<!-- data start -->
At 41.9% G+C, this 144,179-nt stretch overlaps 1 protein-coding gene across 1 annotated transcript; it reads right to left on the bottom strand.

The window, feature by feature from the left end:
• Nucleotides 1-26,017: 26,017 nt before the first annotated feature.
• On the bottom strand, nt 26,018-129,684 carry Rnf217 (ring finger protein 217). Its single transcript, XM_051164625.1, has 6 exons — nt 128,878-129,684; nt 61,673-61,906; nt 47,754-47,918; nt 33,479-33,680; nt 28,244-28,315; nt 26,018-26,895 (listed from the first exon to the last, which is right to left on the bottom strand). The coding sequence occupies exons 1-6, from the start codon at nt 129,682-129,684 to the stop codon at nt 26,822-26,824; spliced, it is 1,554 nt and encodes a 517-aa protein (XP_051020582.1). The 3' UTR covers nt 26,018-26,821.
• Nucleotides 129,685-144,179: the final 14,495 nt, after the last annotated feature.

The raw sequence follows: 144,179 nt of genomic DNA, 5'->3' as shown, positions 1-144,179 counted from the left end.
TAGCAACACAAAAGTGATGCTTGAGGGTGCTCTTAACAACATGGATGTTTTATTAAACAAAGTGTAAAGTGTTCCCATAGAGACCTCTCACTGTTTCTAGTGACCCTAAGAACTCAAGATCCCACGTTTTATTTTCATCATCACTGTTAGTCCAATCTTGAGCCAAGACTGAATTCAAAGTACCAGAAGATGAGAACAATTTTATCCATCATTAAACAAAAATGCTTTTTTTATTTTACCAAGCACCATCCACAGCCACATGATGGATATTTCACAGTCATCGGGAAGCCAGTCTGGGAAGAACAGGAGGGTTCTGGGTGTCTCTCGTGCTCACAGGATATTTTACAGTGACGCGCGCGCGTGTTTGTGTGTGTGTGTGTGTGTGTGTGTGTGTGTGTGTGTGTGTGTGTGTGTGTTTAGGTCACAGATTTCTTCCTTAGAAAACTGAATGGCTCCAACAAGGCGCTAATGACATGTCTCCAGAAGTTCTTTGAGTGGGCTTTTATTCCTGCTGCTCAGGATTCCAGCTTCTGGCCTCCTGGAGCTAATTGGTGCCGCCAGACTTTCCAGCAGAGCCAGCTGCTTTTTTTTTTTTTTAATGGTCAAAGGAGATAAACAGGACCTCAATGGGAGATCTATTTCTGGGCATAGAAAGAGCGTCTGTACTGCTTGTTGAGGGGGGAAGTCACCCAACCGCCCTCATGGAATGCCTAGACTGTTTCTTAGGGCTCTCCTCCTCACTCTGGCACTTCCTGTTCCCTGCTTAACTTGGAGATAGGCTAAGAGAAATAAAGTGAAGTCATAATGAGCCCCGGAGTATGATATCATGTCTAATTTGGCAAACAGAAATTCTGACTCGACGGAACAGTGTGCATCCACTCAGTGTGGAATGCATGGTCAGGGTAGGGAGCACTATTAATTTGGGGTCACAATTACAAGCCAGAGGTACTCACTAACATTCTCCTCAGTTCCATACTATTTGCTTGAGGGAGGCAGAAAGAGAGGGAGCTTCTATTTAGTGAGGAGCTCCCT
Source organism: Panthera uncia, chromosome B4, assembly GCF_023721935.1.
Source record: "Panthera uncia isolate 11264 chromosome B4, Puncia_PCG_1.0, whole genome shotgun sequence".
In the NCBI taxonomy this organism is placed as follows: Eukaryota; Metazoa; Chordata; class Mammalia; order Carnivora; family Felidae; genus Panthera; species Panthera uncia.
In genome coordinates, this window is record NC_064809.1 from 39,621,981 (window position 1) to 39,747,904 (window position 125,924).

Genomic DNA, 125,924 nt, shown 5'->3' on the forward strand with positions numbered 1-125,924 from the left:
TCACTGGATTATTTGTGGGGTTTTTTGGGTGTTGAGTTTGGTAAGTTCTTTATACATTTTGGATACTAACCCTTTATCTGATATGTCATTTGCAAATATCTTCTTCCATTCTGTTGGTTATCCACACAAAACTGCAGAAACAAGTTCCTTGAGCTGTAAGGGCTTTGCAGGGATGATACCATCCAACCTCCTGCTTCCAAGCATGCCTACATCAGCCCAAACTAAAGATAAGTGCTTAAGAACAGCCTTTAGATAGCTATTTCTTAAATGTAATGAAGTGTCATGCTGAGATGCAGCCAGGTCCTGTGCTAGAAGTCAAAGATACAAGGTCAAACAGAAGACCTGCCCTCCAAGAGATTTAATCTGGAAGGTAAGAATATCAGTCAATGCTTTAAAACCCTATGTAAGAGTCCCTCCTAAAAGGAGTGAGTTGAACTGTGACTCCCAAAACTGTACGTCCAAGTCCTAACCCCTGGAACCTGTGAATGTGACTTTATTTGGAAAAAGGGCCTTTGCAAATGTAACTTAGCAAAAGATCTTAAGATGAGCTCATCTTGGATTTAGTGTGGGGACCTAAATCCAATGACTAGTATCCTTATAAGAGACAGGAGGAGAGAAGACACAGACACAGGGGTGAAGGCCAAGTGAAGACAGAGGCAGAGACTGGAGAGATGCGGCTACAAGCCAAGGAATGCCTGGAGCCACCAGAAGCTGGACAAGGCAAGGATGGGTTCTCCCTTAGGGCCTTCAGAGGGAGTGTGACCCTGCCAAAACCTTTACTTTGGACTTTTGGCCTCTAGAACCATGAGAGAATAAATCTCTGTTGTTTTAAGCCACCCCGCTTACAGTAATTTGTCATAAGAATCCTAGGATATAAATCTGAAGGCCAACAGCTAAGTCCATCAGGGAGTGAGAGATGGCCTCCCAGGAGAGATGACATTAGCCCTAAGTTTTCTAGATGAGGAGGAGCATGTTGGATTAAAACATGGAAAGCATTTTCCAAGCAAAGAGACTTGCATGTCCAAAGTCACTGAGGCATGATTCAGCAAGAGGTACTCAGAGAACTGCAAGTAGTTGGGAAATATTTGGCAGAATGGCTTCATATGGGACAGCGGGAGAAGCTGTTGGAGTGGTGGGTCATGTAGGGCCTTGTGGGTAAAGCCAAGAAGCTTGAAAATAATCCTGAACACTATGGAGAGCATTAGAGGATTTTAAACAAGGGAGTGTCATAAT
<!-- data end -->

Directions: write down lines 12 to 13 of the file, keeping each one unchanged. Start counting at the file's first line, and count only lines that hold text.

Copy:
Genomic DNA, 125,924 nt, shown 5'->3' on the forward strand with positions numbered 1-125,924 from the left:
TCACTGGATTATTTGTGGGGTTTTTTGGGTGTTGAGTTTGGTAAGTTCTTTATACATTTTGGATACTAACCCTTTATCTGATATGTCATTTGCAAATATCTTCTTCCATTCTGTTGGTTATCCACACAAAACTGCAGAAACAAGTTCCTTGAGCTGTAAGGGCTTTGCAGGGATGATACCATCCAACCTCCTGCTTCCAAGCATGCCTACATCAGCCCAAACTAAAGATAAGTGCTTAAGAACAGCCTTTAGATAGCTATTTCTTAAATGTAATGAAGTGTCATGCTGAGATGCAGCCAGGTCCTGTGCTAGAAGTCAAAGATACAAGGTCAAACAGAAGACCTGCCCTCCAAGAGATTTAATCTGGAAGGTAAGAATATCAGTCAATGCTTTAAAACCCTATGTAAGAGTCCCTCCTAAAAGGAGTGAGTTGAACTGTGACTCCCAAAACTGTACGTCCAAGTCCTAACCCCTGGAACCTGTGAATGTGACTTTATTTGGAAAAAGGGCCTTTGCAAATGTAACTTAGCAAAAGATCTTAAGATGAGCTCATCTTGGATTTAGTGTGGGGACCTAAATCCAATGACTAGTATCCTTATAAGAGACAGGAGGAGAGAAGACACAGACACAGGGGTGAAGGCCAAGTGAAGACAGAGGCAGAGACTGGAGAGATGCGGCTACAAGCCAAGGAATGCCTGGAGCCACCAGAAGCTGGACAAGGCAAGGATGGGTTCTCCCTTAGGGCCTTCAGAGGGAGTGTGACCCTGCCAAAACCTTTACTTTGGACTTTTGGCCTCTAGAACCATGAGAGAATAAATCTCTGTTGTTTTAAGCCACCCCGCTTACAGTAATTTGTCATAAGAATCCTAGGATATAAATCTGAAGGCCAACAGCTAAGTCCATCAGGGAGTGAGAGATGGCCTCCCAGGAGAGATGACATTAGCCCTAAGTTTTCTAGATGAGGAGGAGCATGTTGGATTAAAACATGGAAAGCATTTTCCAAGCAAAGAGACTTGCATGTCCAAAGTCACTGAGGCATGATTCAGCAAGAGGTACTCAGAGAACTGCAAGTAGTTGGGAAATATTTGGCAGAATGGCTTCATATGGGACAGCGGGAGAAGCTGTTGGAGTGGTGGGTCATGTAGGGCCTTGTGGGTAAAGCCAAGAAGCTTGAAAATAATCCTGAACACTATGGAGAGCATTAGAGGATTTTAAACAAGGGAGTGTCATAAT